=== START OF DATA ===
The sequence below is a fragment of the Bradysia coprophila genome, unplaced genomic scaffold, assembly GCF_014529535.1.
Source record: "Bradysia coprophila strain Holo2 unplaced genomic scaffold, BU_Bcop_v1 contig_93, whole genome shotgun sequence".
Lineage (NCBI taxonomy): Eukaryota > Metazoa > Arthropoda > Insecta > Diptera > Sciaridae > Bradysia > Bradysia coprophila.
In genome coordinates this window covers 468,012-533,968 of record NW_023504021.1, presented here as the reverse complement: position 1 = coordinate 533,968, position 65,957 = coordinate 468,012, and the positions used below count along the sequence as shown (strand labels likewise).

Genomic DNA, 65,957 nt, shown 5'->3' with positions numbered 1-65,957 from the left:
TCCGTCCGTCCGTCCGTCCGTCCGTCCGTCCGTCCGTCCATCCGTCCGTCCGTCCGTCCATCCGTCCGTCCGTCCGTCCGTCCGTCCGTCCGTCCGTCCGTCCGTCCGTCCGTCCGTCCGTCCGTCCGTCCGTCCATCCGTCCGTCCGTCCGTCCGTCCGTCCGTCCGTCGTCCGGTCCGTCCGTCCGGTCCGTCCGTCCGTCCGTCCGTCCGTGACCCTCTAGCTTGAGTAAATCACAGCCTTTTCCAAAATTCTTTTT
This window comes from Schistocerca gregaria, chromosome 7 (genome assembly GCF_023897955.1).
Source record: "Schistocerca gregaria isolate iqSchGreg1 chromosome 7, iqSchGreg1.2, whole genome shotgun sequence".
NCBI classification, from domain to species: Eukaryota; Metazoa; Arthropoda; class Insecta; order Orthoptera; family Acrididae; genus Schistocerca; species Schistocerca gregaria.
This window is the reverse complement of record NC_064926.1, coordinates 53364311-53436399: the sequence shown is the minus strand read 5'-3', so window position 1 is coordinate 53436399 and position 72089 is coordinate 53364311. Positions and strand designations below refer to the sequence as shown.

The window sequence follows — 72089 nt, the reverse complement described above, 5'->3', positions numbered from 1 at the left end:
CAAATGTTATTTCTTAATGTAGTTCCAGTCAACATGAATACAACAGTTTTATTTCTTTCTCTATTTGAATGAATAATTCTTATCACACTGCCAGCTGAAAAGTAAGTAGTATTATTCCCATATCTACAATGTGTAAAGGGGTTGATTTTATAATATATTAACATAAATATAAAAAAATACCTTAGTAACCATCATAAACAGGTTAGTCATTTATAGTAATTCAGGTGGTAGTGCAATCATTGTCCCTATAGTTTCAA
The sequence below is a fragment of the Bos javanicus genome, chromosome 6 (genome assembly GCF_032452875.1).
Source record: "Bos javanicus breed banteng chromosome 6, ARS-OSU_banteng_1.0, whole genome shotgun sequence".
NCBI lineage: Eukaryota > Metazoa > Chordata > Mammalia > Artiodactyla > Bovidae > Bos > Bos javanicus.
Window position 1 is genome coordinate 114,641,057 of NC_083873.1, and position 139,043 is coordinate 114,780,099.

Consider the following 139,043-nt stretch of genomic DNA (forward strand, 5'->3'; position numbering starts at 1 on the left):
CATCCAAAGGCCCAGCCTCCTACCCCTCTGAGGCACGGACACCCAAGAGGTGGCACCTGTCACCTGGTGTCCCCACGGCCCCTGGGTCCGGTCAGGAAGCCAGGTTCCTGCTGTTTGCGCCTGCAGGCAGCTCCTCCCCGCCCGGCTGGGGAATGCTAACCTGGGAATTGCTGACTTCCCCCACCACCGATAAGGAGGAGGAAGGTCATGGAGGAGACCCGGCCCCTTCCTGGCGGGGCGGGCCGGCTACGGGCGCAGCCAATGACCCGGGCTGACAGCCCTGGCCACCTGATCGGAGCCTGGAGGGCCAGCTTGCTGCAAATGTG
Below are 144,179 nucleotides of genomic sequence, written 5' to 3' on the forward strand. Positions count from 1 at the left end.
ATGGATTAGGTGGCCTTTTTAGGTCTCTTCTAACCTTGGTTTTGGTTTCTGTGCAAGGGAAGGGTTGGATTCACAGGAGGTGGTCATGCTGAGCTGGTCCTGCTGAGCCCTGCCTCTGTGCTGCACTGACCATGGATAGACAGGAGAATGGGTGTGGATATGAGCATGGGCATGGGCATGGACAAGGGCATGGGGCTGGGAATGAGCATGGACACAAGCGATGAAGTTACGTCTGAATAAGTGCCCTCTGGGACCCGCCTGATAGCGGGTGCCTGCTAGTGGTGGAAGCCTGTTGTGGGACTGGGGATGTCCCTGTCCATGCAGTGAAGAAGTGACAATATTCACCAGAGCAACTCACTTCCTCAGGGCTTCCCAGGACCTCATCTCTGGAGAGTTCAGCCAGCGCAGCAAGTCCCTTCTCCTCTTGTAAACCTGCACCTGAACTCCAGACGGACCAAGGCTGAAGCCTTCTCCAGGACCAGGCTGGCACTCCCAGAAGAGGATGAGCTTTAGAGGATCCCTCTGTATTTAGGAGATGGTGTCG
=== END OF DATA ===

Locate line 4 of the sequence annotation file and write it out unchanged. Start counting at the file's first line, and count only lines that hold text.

In genome coordinates this window covers 468,012-533,968 of record NW_023504021.1, presented here as the reverse complement: position 1 = coordinate 533,968, position 65,957 = coordinate 468,012, and the positions used below count along the sequence as shown (strand labels likewise).